News Archive 2014

Two of three researchers in Ireland awarded ERC 'Proof of Concept' funding are UCD based

Friday, 07 February, 2014 

UCD researchers are the most successful Irish based researchers in the latest round of European Research Council (ERC) ‘top-up’ funding or 'Proof of Concept' awards.

Two of the three Irish based researchers who were awarded one of the thirty-four grants announced by the ERC [today] are based at University College Dublin: Professor Frederic Dias, UCD School of Mathematical Sciences; and Dr Debra Laefer, UCD School of Civil, Structural and Environmental Engineering.

The two UCD researchers, who already hold ERC grants, have received up to €150,000 each to bring their pioneering 'blue sky' research closer to the market.

“The funding announced [today] will help turn ideas into innovation. The ERC ‘Proof of Concept’ grants encourage a new type of thinking amongst researchers, backing them to make the most of their blue sky research. This mindset will help European recovery and improve our quality of life,” said EU Commissioner Máire Geoghegan-Quinn, Commissioner for Research, Innovation and Science.

'Blue sky’ basic science is focused on advancing knowledge, but it can sometimes generate unexpected applications. That is why the European Research Council (ERC) provides top-up funding, 'Proof of Concept', for its grant holders to bring their pioneering work closer to market.

In this call for funding, a total of 67 grants have now been awarded by the ERC – thirty-four announced [today] and thirty-three announced last September.

In this second round of funding, grants go to researchers in 13 countries across the European Research Area: the Netherlands (5), Germany (4), the United Kingdom (4), Ireland (3), Israel (3), Spain (3), Switzerland (3), Belgium (2), France (2), Sweden (2), Denmark (1), Finland (1) and Italy (1).

The next call for proposals - 'Proof of Concept' 2014 – is currently open [to ERC grant holders] with a first deadline on 1 April 2014.

Professor Frederic Dias, UCD School of Mathematical Sciences, University College Dublin:

Measuring 'rogue waves' in extreme sea conditions

Recently, a new type of wave buoy reportedly measured a record wave height of 23.4 metres off the Northwestern coast of Ireland. Professor Dias, an applied mathematician working in Ireland, aims to produce finely-attuned sensors for a similar buoy specially designed to measure such 'rogue waves' in extreme sea conditions.

During his previous ERC project he studied the fundamental mechanisms underlying the physics of rogue waves – large coherent structures which emerge from a turbulent background. However, testing his theories about these structures proved more difficult, given the low reliability of conventional buoy measurements, especially in extreme conditions. So Dias has now secured a Proof-of-Concept grant to test his own measurement system, combining his research on the physics of extreme waves with the recent developments in buoy design, in order to optimise the new technology for waves of high amplitude and steepness.

Commercial applications, if successful, would include marine renewable energies, shipping, marine forecasting, and ocean observation.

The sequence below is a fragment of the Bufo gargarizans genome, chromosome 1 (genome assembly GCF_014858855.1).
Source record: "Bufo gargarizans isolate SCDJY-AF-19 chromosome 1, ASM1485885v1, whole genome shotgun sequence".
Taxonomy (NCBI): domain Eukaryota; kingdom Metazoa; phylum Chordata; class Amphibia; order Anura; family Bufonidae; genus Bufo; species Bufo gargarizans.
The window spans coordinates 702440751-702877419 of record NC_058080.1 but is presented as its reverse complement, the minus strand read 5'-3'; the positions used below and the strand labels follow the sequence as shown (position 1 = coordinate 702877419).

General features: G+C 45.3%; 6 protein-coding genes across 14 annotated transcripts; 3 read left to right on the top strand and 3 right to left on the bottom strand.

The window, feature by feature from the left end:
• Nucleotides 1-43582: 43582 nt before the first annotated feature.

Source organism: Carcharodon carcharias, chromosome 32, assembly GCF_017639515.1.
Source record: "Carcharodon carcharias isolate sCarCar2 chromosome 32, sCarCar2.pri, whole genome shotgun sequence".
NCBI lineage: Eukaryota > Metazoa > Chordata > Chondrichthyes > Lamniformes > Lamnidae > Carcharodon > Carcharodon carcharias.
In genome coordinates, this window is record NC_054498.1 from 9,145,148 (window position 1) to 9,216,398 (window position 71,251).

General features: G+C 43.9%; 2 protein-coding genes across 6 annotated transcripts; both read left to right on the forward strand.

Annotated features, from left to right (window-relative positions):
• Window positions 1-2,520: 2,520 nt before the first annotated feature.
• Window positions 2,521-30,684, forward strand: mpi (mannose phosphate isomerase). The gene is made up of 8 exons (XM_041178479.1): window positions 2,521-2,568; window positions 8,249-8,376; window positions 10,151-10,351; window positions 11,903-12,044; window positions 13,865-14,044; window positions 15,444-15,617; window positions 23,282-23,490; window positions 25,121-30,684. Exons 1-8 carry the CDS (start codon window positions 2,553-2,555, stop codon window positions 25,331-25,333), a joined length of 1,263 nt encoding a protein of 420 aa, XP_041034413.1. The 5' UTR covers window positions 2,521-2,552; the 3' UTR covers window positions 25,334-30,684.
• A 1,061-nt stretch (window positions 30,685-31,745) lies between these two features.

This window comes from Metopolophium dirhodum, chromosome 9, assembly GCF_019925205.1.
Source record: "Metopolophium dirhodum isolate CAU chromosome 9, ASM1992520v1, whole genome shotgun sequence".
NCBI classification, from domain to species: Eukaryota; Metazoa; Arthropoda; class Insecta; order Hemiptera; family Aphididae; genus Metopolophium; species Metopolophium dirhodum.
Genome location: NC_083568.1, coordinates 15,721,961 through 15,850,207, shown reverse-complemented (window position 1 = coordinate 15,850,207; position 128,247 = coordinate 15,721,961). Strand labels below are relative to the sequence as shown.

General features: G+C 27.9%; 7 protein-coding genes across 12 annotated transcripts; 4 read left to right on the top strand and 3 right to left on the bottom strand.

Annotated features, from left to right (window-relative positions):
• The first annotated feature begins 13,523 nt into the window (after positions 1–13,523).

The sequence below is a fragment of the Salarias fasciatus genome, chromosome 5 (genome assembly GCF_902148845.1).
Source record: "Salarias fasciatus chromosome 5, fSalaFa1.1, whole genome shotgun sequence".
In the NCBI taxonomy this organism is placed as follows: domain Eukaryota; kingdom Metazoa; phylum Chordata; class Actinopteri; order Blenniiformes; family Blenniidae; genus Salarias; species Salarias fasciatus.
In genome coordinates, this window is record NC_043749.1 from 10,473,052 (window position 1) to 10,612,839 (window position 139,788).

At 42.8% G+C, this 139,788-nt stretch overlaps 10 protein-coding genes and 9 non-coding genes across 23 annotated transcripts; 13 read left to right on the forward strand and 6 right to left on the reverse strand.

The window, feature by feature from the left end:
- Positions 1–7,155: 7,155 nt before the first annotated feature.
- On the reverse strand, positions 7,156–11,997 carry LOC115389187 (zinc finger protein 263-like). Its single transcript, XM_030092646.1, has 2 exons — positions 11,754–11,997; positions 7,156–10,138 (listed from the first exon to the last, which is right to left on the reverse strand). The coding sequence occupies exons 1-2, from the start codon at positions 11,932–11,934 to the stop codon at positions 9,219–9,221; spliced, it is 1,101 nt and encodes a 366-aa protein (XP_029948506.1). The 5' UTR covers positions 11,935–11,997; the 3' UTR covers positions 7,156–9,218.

ERC Funding: Advanced Grant 2011 (MULTIWAVE) €1.8 million for five years and Proof of Concept Grant 2013 (WAVEMEASUREMENT) €150,000 for one year.

Dr Debra Laefer, UCD School of Civil, Structural and Environmental Engineering, University College Dublin:

Rethinking Tunnelling in Urban Neighbourhoods

The RETURNPOC project will develop an interface that will allow pointcloud data from both terrestrial and aerial laser scanners to be used directly as input for three-dimensional (3D) printers. The process will circumvent the costly and time-consuming manual steps currently required for surface generation in a computer-aided design (CAD) or CAD-compatible format.

ERC Funding: Starting Grant 2012 (RETURN) €1.5 million for five years and Proof of Concept 2013 (RETURNPOC) €150,000 for one year.

The European Research Council launched the 'Proof of Concept' funding initiative in March 2011 to contribute to stimulating innovation. A single grant can be worth up to €150,000. The call is open to all Principal Investigators benefitting from an on-going ERC grant or a grant that ended less than twelve months before the publication date of the call. The funding is for up to 18 months per project.

Set up in 2007 by the EU, the European Research Council is the first pan-European funding organisation for frontier research. It aims to stimulate scientific excellence in Europe by encouraging competition for funding between the very best, creative researchers of any nationality and age. The ERC also strives to attract top researchers from anywhere in the world to come to Europe. The ERC operates according to an "investigator-driven", or "bottom-up", approach, allowing researchers to identify new opportunities in any field of research. Since its launch, the ERC has funded over 4,500 frontier research projects throughout Europe and has become a "benchmark" for excellent research.

From 2007 to 2013, as part of the seventh EU Research Framework Programme (FP7), the ERC's budget was €7.5 billion. Under the new Framework Programme for Research and Innovation (2014-2020), Horizon 2020, the ERC has a substantially increased budget of over €13 billion.

(Produced by UCD University Relations)